Are The IPCC Global Climate Model Multi-Decadal Global Model Predictions Accurate On Regional And Local Spatial Scales?

There is an editorial [h/t to Michael Lenaghan!]

Kundzewicz, Z. W. & Stakhiv, E. Z. (2010) Are climate models “ready for prime time” in water resources management applications, or is more research needed? Editorial. Hydrol. Sci. J. 55(7), 1085-1089

which raises the broader question:

Are The IPCC Global Climate Model Multi-Decadal Global Model Predictions Accurate On Regional And Local Spatial Scales?

The editorial includes the text

“In general, despite the considerable progress achieved, GCMs still cannot reconstruct the important details of the climate at smaller scales (regional to local). They cannot resolve sub-grid processes, e.g. related to topography and land use. Hence, other techniques, such as regional climate models (RCMs), or downscaling methods, have been developed. A typical RCM grid is of the order of 10–50 km, although some climate simulations have used smaller grids, but usually only for a shorter temporal horizon of simulations. Alternatively, statistical downscaling can be used, based on relationships linking large-scale atmospheric variables (predictors) and local/regional climate variables (predictands),
cf. Wilby (2010).

However, it should be understood that RCMs operate under a set of boundary conditions set by whatever GCM is being used. Hence, if the GCM does not do an adequate job of reproducing the climate signal of a particular region, the RCM will simply mimic those inaccuracies and biases, and propagate the uncertainties even further, albeit at a regional scale.
It is not clear how the coupling of a RCM to a flawed GCM can provide more refined insights, any more than can statistical downscaling.”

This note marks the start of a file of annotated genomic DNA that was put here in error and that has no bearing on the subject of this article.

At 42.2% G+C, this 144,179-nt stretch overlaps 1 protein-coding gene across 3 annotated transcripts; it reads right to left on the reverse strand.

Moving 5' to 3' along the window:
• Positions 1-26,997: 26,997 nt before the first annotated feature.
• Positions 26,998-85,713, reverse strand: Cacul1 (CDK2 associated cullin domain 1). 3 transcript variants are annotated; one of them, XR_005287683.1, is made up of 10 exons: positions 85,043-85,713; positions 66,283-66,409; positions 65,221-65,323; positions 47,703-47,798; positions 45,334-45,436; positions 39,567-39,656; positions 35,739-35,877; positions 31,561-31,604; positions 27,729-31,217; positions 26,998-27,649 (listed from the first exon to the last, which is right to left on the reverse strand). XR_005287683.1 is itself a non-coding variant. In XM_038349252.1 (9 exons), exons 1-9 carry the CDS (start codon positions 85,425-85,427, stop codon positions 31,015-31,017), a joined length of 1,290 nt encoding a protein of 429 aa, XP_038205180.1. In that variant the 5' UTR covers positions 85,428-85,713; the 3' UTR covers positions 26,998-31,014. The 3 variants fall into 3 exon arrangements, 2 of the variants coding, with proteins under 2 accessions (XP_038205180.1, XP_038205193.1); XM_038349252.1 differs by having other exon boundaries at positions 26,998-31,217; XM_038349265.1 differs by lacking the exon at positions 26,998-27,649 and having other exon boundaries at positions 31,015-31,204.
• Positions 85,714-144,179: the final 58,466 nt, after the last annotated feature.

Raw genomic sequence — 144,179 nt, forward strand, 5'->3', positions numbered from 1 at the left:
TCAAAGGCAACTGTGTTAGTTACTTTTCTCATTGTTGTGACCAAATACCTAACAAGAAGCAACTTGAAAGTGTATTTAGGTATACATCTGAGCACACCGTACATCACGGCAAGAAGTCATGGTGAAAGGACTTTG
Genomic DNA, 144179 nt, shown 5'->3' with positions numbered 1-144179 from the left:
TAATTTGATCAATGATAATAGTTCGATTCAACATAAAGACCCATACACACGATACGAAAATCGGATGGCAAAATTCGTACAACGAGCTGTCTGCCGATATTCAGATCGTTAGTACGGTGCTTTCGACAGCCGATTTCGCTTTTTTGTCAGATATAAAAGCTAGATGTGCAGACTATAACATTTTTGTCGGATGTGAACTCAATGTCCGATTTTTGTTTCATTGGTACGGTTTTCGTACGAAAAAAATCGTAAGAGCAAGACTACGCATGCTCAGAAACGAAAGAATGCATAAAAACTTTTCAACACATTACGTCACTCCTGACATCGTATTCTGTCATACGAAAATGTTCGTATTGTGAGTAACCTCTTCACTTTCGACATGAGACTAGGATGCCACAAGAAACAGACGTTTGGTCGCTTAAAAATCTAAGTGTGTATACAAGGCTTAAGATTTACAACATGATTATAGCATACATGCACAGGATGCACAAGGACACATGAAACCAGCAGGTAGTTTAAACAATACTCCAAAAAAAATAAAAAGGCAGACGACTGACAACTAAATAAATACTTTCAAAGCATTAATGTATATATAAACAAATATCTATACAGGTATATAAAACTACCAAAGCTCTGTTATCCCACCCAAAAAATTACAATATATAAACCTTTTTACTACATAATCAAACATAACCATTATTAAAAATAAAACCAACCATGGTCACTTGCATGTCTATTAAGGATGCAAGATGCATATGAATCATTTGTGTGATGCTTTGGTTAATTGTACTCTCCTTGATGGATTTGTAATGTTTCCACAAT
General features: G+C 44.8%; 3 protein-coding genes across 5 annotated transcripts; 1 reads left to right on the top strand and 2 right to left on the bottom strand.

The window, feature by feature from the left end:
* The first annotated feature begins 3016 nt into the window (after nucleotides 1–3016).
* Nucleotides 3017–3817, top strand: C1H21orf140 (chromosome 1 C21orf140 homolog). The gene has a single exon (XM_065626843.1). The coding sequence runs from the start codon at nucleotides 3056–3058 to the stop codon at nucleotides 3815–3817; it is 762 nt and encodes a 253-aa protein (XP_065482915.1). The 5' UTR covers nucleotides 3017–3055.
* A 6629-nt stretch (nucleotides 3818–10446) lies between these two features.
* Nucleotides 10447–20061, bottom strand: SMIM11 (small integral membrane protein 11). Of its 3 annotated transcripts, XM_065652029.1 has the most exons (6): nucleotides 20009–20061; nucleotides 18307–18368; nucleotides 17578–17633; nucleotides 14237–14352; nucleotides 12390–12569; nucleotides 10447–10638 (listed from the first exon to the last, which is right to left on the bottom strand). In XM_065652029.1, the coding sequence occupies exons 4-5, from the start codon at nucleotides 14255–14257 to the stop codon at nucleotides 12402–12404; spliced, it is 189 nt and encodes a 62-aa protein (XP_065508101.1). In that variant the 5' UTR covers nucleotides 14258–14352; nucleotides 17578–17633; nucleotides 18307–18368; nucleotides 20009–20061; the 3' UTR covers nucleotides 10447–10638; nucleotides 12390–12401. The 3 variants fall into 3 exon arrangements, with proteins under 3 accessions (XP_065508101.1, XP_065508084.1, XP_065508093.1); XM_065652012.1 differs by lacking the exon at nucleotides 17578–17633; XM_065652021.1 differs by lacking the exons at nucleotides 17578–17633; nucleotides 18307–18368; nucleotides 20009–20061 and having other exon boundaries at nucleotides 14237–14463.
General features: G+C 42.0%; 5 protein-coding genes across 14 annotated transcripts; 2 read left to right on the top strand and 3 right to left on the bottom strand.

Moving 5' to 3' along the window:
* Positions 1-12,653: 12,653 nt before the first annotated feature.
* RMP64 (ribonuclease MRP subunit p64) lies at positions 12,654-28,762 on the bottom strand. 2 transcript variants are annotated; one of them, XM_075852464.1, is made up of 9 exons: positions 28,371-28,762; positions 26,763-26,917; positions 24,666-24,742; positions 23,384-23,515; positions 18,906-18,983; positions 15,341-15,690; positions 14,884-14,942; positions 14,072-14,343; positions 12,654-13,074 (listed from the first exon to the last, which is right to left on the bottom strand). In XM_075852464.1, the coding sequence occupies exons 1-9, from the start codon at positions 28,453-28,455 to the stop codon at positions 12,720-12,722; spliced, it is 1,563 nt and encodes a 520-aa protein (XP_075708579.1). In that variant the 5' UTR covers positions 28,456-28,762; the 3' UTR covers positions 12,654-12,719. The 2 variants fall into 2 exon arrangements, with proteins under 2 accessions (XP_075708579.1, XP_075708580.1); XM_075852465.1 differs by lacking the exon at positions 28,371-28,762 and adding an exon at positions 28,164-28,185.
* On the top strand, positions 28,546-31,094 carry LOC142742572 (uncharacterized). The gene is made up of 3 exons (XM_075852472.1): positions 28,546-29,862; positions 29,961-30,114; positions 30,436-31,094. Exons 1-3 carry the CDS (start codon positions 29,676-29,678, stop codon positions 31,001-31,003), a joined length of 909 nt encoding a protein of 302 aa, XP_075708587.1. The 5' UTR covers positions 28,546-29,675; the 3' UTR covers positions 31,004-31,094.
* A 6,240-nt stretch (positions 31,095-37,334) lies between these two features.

This is an important issue since even if the global climate models could accurately predict an annual global average of any climate variable [a big IF which is still being debated], if they cannot skillfully predict the spatial and temporal scales that matter in terms of environmental and social impacts (such as water resources), they are of no value. Indeed, as a result of the fine-scale spatial resoluton that regional downscaling can provide, they can mislead policymakers into accepting the predictions as skillful when they are not.

I have discussed this subject in papers and in a variety of weblog posts; e.g. see

Can Regional Vulnerability Be Accurately Assessed By Using Multi-Decadal Global Model Predictions?

where I wrote

“The use of multi-decadal global climate models as the driver of determing hotspots [the most responsive regions to climate change], however, is dependent on these global models being able to skillfully predict regional climate change….As we have reported on the Climate Science weblog, there is no skill in predicting multi-decadal regional climate (see).

Thus, how can these multi-decadal models be used to identify hot spots? These models do not even include all of the first order climate forcings and feedbacks…..

The answer is that they cannot…..Actually “hot spots” are likely to be quite different when the actual vulnerability of regions are assessed using a bottom-up (“place-based”) perspective in which all threats (social as well as environmental) are included.”

The clear answer to the question

Are The IPCC Global Climate Model Multi-Decadal Global Model Predictions Accurate On Regional And Local Spatial Scales?

is NO.  I invite climate science colleagues to e-mail me to present a counter viewpoint to this answer which we will present as a guest post.

Comments Off on Are The IPCC Global Climate Model Multi-Decadal Global Model Predictions Accurate On Regional And Local Spatial Scales?

Filed under Climate Models, Q & A on Climate Science

Comments are closed.